It Might Be Desired, But In D.C. It's A Streetcar Named... Delay | WAMU 88.5 - American University Radio

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It Might Be Desired, But In D.C. It's A Streetcar Named... Delay

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In May 2013, Mayor Vincent Gray stood in front of a red-and-gray streetcar in an Anacostia testing yard and repeated a promise he had made before: The long-awaited trolley line along H Street and Benning Road Northeast would open for passenger service by the end of the year.

"We have said all along that the streetcar effort would start in earnest this year, in 2013, and we’re still on track to be able to do that," he said, before turning to Terry Bellamy and Nic Nicholson, the director and chief engineer, respectively, at the D.C. Department of Transportation. "I know that our chief engineer and our director, we are still on track, right?"

"On track, sir," responded Nicholson.

That optimism continued late into 2013, even as indications — both internal and external — mounted that the two-and-half-mile route would not be ready. A maintenance and training facility remained unbuilt, three streetcars from an Oregon-based manufacturer were months late, city officials couldn't even say what fares would be or how they would be paid, and a time-consuming safety certification had barely started.

Now, close to halfway through 2014, the streetcar along H Street — the first in D.C. in over 50 years — remains a project in the works. But despite the continually shifting estimates as to when the trolleys would run, residents, businesses and city leaders say they are excited for the return of streetcars to D.C. They say streetcars — a planned 37-mile network of them — will connect distant neighborhoods and revive retail corridors in all four quadrants, much as they have in other U.S. cities.

But what has caused all the delays on the H Street line? And could those delays extend to the next planned portion, in which 22 more miles of streetcar tracks are set to be built? In the first of a four-part series on the return of streetcars to D.C., WAMU 88.5 looks at what it has taken to get trolleys running again and what city officials are doing to make sure that the next lines are built more quickly than the first.

Moving Forward By Looking Back

Details on the H Street/Benning Road NE line. Click to enlarge

Streetcars are not a new idea in D.C. In fact, they're very old.

Streetcars crisscrossed D.C. for close to 100 years, carrying people from as far as Cabin John to the Navy Yard and Takoma to Capitol Hill. But in 1962, the last of the streetcar lines was shut down, victim of an America more enthralled by private automobiles than aging trolleys. Ken Rucker, a historian at the National Capital Trolley Museum in Colesville, Maryland, says that a route along H Street, a historic commercial corridor, dated back to 1872.

"At one time through the H Street corridor, it was possible to travel out to Benning and on to Seat Pleasant and Kenilworth by streetcar. And if you boarded one of the large inter-urban cars of the Washington, Baltimore and Annapolis, it was possible to go to Annapolis, transfer to a ferry and cross the bay to get to the Eastern Shore," he explains.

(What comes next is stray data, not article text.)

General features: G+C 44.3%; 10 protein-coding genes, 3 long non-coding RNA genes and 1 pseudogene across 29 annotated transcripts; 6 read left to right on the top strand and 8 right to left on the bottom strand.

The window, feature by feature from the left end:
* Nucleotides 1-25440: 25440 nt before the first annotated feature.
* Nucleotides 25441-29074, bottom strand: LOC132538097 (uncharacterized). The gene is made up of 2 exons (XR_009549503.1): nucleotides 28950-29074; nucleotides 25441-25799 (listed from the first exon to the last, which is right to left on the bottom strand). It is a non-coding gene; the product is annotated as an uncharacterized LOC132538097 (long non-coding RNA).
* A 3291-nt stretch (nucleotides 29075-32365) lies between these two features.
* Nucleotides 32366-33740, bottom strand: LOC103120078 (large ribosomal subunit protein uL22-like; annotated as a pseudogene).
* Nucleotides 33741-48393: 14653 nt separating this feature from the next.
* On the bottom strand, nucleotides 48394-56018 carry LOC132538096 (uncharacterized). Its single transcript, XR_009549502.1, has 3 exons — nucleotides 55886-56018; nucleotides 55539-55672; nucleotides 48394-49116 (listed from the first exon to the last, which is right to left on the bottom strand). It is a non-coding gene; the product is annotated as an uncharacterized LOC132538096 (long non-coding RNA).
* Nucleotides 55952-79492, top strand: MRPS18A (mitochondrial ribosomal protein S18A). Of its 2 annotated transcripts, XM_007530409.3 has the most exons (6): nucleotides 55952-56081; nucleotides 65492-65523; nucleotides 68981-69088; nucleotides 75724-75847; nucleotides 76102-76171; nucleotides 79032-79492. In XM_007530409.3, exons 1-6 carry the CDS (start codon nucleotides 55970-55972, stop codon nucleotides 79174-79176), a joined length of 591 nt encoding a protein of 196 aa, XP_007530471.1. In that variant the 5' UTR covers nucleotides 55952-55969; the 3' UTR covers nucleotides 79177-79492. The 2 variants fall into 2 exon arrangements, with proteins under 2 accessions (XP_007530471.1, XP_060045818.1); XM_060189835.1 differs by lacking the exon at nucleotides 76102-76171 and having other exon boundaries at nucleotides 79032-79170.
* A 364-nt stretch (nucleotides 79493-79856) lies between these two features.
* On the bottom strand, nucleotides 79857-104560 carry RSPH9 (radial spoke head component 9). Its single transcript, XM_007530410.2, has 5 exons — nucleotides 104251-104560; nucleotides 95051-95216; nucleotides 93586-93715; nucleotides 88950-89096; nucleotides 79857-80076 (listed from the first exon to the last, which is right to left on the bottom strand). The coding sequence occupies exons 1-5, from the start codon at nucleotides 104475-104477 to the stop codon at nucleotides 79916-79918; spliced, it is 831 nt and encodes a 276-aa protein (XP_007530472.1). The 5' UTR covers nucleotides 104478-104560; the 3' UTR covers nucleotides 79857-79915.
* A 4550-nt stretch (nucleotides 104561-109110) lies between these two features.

The H Street line was dismantled in the 1930s and 40s; the last line in D.C. ceased operation 20 years later. Rucker says that a growing interest in private automobiles and growing bus companies spelled the end of trolleys in D.C. and many other U.S. cities.

The interest in bringing streetcars back dates to 1997, when then-mayor Marion Barry's administration published a map showing a line on H Street and another running from Buzzard Point to Takoma. His successor, Mayor Anthony Williams, also expressed interest in the option as part of a broader revitalization of the corridor, but it wasn't until Mayor Adrian Fenty's administration implemented a planned streetscape upgrade on H Street that the streetcar tracks were installed.

D.C. officials have since planned for up to 37 miles of streetcar routes crossing the city, starting with H Street and expanding to a 22-mile priority system that will see trolleys travel from Benning Road to Georgetown and Anacostia to Takoma. The entire 37-mile system, which will take 30 years to fully implement, is expected to cost $1.5 billion.

Proponents of returning trolleys to D.C. streets say that they will serve to connect neighborhoods, increase residential density and bring more residents closer to mass transit.

"The main thing about streetcar is that it’s really about mobility, and that’s about being able to ensure connections between neighborhood to neighborhood as well as complementing the existing system. For instance, being able to connect to Metro stations as well as connecting that those neighborhoods, that’s what we see the purpose of streetcar," says Thomas Perry, DDOT's project manager for the H Street project.

But more than that, advocates say that trolleys will provide a permanent investment that can help spur economic development. In 2012, the D.C. Office of Planning estimated that the streetcar routes would bring $18 billion in new development within a decade.